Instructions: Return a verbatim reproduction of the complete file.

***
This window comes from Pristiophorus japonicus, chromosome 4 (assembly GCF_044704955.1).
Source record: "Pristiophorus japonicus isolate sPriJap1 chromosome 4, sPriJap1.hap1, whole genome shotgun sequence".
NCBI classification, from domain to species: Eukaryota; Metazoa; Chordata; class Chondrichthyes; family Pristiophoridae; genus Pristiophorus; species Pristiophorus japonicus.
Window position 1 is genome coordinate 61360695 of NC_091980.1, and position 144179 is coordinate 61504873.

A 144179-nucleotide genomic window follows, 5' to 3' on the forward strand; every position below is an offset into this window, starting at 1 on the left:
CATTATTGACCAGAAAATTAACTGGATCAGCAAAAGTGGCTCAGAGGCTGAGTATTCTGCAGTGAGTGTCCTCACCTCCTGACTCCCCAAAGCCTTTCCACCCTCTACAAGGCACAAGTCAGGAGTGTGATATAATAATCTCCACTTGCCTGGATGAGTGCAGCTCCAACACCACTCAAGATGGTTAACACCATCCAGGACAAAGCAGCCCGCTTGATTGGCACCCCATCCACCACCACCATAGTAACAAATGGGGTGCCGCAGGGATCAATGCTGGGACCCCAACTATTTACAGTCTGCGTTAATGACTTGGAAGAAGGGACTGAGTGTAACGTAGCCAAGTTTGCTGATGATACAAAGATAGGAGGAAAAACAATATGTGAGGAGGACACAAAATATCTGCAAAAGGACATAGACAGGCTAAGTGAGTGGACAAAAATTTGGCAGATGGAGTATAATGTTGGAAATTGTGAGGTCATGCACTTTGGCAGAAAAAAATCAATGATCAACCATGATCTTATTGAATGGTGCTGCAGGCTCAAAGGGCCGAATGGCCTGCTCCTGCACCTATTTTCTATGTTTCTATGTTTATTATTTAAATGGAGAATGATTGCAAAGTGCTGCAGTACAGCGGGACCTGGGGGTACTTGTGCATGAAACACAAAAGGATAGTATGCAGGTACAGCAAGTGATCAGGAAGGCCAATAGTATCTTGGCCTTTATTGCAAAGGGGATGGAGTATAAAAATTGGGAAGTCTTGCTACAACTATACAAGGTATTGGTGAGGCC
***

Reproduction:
This window comes from Pristiophorus japonicus, chromosome 4 (assembly GCF_044704955.1).
Source record: "Pristiophorus japonicus isolate sPriJap1 chromosome 4, sPriJap1.hap1, whole genome shotgun sequence".
NCBI classification, from domain to species: Eukaryota; Metazoa; Chordata; class Chondrichthyes; family Pristiophoridae; genus Pristiophorus; species Pristiophorus japonicus.
Window position 1 is genome coordinate 61360695 of NC_091980.1, and position 144179 is coordinate 61504873.

A 144179-nucleotide genomic window follows, 5' to 3' on the forward strand; every position below is an offset into this window, starting at 1 on the left:
CATTATTGACCAGAAAATTAACTGGATCAGCAAAAGTGGCTCAGAGGCTGAGTATTCTGCAGTGAGTGTCCTCACCTCCTGACTCCCCAAAGCCTTTCCACCCTCTACAAGGCACAAGTCAGGAGTGTGATATAATAATCTCCACTTGCCTGGATGAGTGCAGCTCCAACACCACTCAAGATGGTTAACACCATCCAGGACAAAGCAGCCCGCTTGATTGGCACCCCATCCACCACCACCATAGTAACAAATGGGGTGCCGCAGGGATCAATGCTGGGACCCCAACTATTTACAGTCTGCGTTAATGACTTGGAAGAAGGGACTGAGTGTAACGTAGCCAAGTTTGCTGATGATACAAAGATAGGAGGAAAAACAATATGTGAGGAGGACACAAAATATCTGCAAAAGGACATAGACAGGCTAAGTGAGTGGACAAAAATTTGGCAGATGGAGTATAATGTTGGAAATTGTGAGGTCATGCACTTTGGCAGAAAAAAATCAATGATCAACCATGATCTTATTGAATGGTGCTGCAGGCTCAAAGGGCCGAATGGCCTGCTCCTGCACCTATTTTCTATGTTTCTATGTTTATTATTTAAATGGAGAATGATTGCAAAGTGCTGCAGTACAGCGGGACCTGGGGGTACTTGTGCATGAAACACAAAAGGATAGTATGCAGGTACAGCAAGTGATCAGGAAGGCCAATAGTATCTTGGCCTTTATTGCAAAGGGGATGGAGTATAAAAATTGGGAAGTCTTGCTACAACTATACAAGGTATTGGTGAGGCC